Thursday, 30 April 2015

Safety first?

Thursday, 30 April 2015
It isn't exactly news to say that English cricket is, on the whole, very conservative. We saw it at the World Cup, we've seen it in test matches; we often see it in the way they play, and in the team selections. There's generally that fear of something different, the reason why we could never see someone with the technique of a Malinga come through the system; or why when we get an exciting young player, an instinct usually prevails that they are 'not quite ready' to step up to that next level.

We've seen this instinct in full force during this series against the West Indies. I will try my best not to keep harping on about it and repeating myself, but it was another instance where England had the chance to try something new and inject some fresh blood, and went for the safe option instead. I have nothing against Trott being back in the team, I am a big fan - but this series could have been an opportunity to go for something different and look to the future with Adam Lyth, have a look at him ahead of the Ashes later this year. And it would have provided something a bit different, a contrast of tempo to Alastair Cook. It's a similar story with Rashid and Tredwell - the steady, reliable option winning the battle rather than that extra touch of adventure, though Rashid is still said to be in contention as a second spinner for the final test. The safe option is understandable given that neither Cook or Moores' jobs have never been entirely secure and they won't want to risk too much, but why not just give it a go and throw them in?

On the field the safest approach usually wins out too - we rarely see an attacking declaration, going that extra mile to secure a draw before thinking of the win; the batting can lack aggression, or at least opportunities are taken as late as possible; when they're in the field, there's often too much hesitation, not enough initiative. Even as England won the Ashes 3-0 in 2013, it just wasn't the most inspiring cricket - a strategy more of grinding the opponent down rather than necessarily exciting the fans. Of course they shouldn't be completely gung ho and completely forget about defence, it just might be nice to see a bit more edge, a bit more fun. It's finding that balance between being entertaining and achieving the results they should. The problem though hasn't been exclusive to Cook's captaincy, more a legacy of conservatism following the team as they go.

The problem isn't just in test cricket. Of the many complaints whilst England struggled through the World Cup, this was one we heard again and again. Part of the problem is the traditionalism of the English game, test cricket always remaining the priority. Whilst test cricket is my favourite format, and probably is too for the large majority of English supporters, it doesn't mean that the others should just fall by the wayside. Tests - and most particularly the Ashes - remain our number one, whilst Australia prove themselves more than capable of managing all three. In the short forms, England just haven't kept up. The thought is still to build a platform, have that solid base to begin with. It can help in England, where the ball does more early on - but it's not always the way forward when they're travelling, or even all the time they're home. Plus there's that constant focus on statistics and the par score, playing to a plan rather than adapting to what's in front of them. It's a conservative way of play, a safe option in formats where there isn't room for one.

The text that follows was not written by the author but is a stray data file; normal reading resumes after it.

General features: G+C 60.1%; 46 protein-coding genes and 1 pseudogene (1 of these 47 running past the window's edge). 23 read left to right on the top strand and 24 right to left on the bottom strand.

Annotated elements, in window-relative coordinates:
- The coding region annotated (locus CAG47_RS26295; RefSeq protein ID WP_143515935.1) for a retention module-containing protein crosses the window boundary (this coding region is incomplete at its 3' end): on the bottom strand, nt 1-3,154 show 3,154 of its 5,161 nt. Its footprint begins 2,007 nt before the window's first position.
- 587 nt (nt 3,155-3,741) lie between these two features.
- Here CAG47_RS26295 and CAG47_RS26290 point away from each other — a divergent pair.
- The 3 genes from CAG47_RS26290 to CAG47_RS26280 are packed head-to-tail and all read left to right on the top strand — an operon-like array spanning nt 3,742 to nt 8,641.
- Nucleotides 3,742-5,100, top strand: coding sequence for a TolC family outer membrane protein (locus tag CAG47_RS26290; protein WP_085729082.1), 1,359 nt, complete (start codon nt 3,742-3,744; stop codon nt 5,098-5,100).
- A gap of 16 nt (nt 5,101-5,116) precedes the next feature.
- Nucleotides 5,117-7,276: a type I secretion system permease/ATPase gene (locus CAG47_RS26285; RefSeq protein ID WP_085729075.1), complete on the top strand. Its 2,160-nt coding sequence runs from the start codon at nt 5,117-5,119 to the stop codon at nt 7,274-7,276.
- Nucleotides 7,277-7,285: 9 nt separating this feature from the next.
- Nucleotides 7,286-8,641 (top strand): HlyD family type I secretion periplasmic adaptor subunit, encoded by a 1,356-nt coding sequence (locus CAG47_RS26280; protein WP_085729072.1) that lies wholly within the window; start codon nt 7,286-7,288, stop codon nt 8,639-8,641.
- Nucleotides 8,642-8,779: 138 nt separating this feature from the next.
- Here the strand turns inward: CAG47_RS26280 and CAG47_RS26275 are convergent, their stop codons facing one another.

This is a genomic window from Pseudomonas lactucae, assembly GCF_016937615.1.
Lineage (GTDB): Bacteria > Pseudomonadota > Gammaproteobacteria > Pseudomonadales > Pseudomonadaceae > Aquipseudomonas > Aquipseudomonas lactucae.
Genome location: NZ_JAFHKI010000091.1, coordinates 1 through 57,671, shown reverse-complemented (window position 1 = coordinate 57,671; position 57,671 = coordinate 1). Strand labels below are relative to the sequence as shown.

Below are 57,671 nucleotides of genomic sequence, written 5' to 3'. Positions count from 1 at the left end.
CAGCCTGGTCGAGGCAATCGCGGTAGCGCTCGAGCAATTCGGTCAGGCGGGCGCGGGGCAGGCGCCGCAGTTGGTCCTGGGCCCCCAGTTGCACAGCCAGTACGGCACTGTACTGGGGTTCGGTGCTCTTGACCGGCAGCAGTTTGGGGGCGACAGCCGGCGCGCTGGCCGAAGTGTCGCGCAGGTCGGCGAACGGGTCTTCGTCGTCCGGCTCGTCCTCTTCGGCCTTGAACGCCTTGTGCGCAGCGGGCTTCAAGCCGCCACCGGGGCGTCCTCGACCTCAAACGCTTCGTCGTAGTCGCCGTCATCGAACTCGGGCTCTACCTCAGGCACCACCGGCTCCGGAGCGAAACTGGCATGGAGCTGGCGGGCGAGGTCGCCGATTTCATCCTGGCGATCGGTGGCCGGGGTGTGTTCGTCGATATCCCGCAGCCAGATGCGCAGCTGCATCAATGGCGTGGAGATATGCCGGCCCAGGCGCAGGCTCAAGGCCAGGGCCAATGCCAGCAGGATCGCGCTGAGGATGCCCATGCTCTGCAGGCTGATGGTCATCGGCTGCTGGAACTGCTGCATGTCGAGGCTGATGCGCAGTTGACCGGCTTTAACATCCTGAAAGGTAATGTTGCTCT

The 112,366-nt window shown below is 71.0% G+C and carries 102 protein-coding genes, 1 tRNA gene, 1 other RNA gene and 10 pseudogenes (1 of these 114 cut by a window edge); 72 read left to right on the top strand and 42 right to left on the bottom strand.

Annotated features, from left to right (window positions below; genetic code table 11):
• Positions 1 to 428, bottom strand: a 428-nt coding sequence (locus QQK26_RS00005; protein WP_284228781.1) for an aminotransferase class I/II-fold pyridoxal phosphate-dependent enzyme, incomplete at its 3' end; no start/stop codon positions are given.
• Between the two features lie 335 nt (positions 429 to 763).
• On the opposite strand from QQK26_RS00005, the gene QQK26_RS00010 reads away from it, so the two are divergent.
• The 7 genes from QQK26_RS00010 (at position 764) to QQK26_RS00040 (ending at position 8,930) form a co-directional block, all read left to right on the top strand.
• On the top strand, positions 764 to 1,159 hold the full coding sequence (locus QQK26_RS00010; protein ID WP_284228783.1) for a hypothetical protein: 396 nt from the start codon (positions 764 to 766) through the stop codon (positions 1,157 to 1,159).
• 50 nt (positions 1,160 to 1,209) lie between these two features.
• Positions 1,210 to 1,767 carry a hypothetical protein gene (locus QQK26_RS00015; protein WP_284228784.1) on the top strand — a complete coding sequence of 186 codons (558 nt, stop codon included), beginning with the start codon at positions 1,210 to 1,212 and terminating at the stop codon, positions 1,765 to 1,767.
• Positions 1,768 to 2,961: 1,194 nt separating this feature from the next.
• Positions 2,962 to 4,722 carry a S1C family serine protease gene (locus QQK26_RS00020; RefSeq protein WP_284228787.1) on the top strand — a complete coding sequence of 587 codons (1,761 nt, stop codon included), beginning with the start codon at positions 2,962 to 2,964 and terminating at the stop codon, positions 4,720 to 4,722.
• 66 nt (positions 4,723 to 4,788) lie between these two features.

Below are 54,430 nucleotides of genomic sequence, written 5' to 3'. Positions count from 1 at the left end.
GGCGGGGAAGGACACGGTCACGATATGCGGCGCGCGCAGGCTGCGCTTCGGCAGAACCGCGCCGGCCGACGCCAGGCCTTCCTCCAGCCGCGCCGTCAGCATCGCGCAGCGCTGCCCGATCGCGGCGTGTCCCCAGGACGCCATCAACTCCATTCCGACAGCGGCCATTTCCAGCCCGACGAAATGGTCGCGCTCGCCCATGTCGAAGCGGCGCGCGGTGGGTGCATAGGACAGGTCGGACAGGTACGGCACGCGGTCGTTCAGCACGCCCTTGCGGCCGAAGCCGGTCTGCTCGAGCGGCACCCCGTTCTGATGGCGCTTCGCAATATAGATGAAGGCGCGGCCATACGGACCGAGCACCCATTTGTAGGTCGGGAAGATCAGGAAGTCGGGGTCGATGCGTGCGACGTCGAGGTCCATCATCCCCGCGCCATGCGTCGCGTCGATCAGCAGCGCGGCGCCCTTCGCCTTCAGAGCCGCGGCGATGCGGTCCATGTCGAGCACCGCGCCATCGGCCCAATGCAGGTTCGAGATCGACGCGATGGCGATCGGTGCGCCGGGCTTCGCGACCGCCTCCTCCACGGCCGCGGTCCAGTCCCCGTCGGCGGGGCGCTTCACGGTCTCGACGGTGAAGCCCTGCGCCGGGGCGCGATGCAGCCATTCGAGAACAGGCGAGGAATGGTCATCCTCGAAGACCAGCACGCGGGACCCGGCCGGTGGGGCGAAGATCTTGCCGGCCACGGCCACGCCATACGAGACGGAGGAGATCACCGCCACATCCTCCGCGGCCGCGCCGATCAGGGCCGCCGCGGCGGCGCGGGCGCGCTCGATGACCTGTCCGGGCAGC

England do have young, exciting players, but when they're a bit different from the established norm it seems to strike fear into the hearts of management. Alex Hales scores a brilliant Twenty20 century, puts himself firmly up there with the best in the world and surely becomes a shoo-in for the ODI team, but a new series comes around and the opening pair is Cook and Bell. By the time Hales' chance came round, he was being played out of his preferred spot in the order and the confidence wasn't quite there. Jos Buttler scored an incredible ODI century, one of the best there's been for England - but straight away he's told he's not 'quite ready yet' to be given a go in the test side. Now he's in there, playing well, you wonder why we had to wait.

It's part of the reason why the squad announced for England's trip to Ireland looks so exciting. Hales, Vince, Roy - all have been the names everyone's been talking about over the last year, the new generation to get the fans going. I do have slightly mixed feelings about the squad as a whole - Ireland have a right to feel aggrieved, it being very much a second string side and another marker of England's lack of respect - but it will be interesting to see how some of these players go on their first taste of international cricket. Maybe it's a sign of things to come. But it's a culture problem as much as anything, so it will still be a long - but safe - road ahead.

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